These new features and refined, classic design work in concert well enough that Halo: Reach often meets that gaming ideal of pure immersion -- the core components that can remind you that you're playing a game are a nonentity while you focus on the action at hand. While playing I found myself slipping into that state quite often, only occasionally ripped out by nasty difficulty spikes. Halo: Reach is a tough game on the harder settings -- easily the most difficult in the franchise -- and it only gets more challenging as you add co-op players thanks to a scaling difficulty.
That sense of immersion is helped along quite a bit by the amazing audio work and the new graphics engine built for Halo: Reach. Marty O'Donnell, the lead sound guy at Bungie, has once again delivered an epic soundtrack that is so good that it elevates the entire game. That's no small feat.
While that music pummels your ear drums, your eyes get to feast on one gorgeous looking game. The alien vistas and color palette are striking, and the sense of scale is oftentimes off the charts. You're fighting amidst a war that rages across an entire planet, and Bungie doesn't let you forget it. Even so, there are times when the epic battles don't quite feel so incredible thanks to a lack of detail or the occasional framerate stutter while the engine can't keep up with what's happening.
It's difficult to separate out the core components of Halo: Reach because they all sort of blend together into one massive experience. The campaign can be played alone or with up to four-players on a split-screen or online. Likewise, you can play the Firefight mode, a single map test of skill and endurance against waves of Covenant enemies, with a few friends cooperatively. All of those great additions that made it into the campaign? Well they're here too. This mode was introduced in Halo 3: ODST, but has finally met its promise thanks to online matchmaking and a more robust set of options. One of which is a competitive versus mode where you can compete for points while one or more players take up the side of the Covenant.
Or you can just go all out in a fight against other players by joining the competitive online multiplayer game. Like Firefight, the core concept remains the same as past Halo games while new features, weapons and modes have been added. Armor abilities and tweaked physics make the game that millions have poured hours and hours into feel fresh once again. It doesn't hurt that the new modes like Headhunter and Invasion are a ton of fun. The format is warmly familiar, but it all feels so new after digging into the competitive game and learning new tricks and skills.
Wrapped around all of this is an addition that Bungie calls player investment. Everything you do -- be it play the campaign or complete an online match -- earns you credits. Rack up enough and you can unlock customization features to make your Noble 6 look elite, and that look carries through all modes in the game -- even cut scenes. Don't be surprised if you find a goofy, pink-and-blue Noble 6 invading your game like IGN editor-in-chief Hilary Goldstein did. If you make your character look dumb, it's your own fault.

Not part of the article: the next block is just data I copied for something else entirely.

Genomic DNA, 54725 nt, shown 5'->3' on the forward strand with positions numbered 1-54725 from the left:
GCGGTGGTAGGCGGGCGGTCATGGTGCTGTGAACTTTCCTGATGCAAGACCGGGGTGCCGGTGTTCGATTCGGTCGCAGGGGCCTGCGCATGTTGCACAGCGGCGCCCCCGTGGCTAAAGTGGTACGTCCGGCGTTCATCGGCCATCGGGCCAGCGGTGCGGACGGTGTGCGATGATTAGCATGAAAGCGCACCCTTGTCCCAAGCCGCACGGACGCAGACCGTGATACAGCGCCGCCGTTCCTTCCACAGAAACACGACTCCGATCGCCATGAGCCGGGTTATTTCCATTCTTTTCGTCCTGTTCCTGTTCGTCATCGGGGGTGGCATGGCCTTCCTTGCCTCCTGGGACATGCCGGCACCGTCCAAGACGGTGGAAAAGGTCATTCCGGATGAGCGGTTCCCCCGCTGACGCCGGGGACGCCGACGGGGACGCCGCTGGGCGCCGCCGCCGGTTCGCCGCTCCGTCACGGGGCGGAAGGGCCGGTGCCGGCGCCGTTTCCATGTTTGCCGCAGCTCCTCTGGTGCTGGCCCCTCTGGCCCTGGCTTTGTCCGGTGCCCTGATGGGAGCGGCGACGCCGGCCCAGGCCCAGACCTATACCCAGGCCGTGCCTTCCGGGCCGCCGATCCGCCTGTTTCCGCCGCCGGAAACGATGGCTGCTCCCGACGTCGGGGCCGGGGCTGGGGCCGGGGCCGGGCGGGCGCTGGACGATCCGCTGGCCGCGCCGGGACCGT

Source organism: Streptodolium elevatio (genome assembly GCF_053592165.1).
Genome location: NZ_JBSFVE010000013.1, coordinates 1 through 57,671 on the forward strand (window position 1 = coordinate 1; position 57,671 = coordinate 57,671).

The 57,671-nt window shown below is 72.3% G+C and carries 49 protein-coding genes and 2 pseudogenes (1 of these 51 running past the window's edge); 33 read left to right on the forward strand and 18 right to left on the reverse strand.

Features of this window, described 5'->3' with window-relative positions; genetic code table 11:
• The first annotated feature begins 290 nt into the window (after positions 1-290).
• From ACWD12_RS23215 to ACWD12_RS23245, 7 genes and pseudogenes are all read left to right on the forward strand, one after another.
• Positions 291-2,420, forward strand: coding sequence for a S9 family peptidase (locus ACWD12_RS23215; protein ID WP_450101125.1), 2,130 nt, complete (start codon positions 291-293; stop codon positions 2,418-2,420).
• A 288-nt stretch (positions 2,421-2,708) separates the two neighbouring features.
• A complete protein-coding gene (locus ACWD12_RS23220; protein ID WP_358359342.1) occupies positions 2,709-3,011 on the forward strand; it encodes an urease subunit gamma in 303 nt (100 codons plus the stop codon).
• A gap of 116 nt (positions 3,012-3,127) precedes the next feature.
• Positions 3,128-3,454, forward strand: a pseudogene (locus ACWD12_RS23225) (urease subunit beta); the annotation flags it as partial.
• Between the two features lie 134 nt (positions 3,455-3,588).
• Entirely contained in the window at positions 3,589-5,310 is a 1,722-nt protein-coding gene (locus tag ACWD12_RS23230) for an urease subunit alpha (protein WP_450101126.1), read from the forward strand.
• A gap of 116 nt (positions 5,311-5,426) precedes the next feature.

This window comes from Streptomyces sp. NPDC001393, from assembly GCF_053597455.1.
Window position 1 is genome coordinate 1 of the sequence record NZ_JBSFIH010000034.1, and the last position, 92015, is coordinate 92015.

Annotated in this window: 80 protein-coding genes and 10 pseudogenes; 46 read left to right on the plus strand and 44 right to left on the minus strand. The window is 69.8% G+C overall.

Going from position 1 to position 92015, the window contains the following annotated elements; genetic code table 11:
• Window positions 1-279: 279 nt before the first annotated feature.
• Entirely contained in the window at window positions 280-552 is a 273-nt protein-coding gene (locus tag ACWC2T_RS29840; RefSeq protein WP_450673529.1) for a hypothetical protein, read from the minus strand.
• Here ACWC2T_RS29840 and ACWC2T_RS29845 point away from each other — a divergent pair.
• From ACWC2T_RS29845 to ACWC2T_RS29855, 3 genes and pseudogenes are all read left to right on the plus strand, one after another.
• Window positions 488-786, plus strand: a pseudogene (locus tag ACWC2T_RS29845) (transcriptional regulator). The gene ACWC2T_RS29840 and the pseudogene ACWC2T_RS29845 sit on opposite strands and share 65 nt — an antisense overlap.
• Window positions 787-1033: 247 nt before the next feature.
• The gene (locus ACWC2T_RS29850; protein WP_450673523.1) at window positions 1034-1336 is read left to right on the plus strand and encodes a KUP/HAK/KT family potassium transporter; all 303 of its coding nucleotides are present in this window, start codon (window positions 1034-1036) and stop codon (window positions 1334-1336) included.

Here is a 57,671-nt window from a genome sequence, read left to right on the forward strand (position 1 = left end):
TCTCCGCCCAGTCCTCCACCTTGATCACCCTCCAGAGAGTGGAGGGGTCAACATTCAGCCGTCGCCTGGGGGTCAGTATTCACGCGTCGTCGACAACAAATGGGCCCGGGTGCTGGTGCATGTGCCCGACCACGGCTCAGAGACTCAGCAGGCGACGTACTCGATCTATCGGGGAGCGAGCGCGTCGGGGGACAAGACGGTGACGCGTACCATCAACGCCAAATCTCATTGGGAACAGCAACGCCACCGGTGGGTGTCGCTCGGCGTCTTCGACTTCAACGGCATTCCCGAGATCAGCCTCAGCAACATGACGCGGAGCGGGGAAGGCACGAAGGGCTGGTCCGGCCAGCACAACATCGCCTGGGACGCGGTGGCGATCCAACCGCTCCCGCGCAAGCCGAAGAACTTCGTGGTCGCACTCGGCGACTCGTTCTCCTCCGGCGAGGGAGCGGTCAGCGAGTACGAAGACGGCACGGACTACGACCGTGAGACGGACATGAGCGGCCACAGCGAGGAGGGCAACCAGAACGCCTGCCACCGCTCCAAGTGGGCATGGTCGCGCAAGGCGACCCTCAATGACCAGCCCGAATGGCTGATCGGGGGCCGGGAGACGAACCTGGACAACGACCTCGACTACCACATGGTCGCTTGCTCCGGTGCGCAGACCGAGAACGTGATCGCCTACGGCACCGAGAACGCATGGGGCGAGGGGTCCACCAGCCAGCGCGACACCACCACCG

Likewise, Xbox Live members can take part in daily or weekly challenges created by Bungie with an eye towards compelling players to come back again and again to prove their skills. This, for me, is the kicker. I don't think I'm going to be able to stop logging on every few days for a new challenge, followed by a little message to a friend taunting them about how I did it faster.
The one aspect of Halo: Reach I found lacking was in the multiplayer map selection. There are 13 total for competitive games, but four of those are either direct copies or retreads of maps from past Halo games. Everything plays quite differently with all of the gameplay tweaks, but I can already see myself looking forward to the first map pack. It's tough to complain about a lack of content in such a feature rich game, but I was left hoping for more.
That issue is mitigated to some extent by the incredible amount of flexibility built into Halo: Reach. The Forge, where players can lightly edit the competitive maps, is back and now much more user friendly. Most won't take advantage of that tool, but they will benefit from the new map and game variants that the hardcore create and share with the community.
It's also incredibly simple to just hop in and edit the rules of the game, both for Firefight and in normal multiplayer games. You can tweak everything from which enemies you face in Firefight to how much damage weapons do, and a whole lot more. Think of a crazy game variant -- even one that doesn't have anything to do with shooting -- and you can probably make it and share it with your friends in Halo: Reach. The whole system is incredibly powerful and equally impressive. The only downer is that there is no way to search for a custom game. If a game type isn't in the predetermined matchmaking hoppers and you don't have friends online, you're out of luck.
All told, the multiplayer suite is one of the best ever. The Halo multiplayer game has been expanding since the early days of the original Xbox, and now it's hit a point where the amount of , flexibility, number of modes, and potential for fun is just out of this world. Very few other games can compete with this level of polish, presentation, and attention to detail. And just when you think you've seen it all, don't forget to hop on to bungie.net to find extra stats, shared in-game screenshots and movies, and a vibrant community ready to help you extend the life of your game for months and months.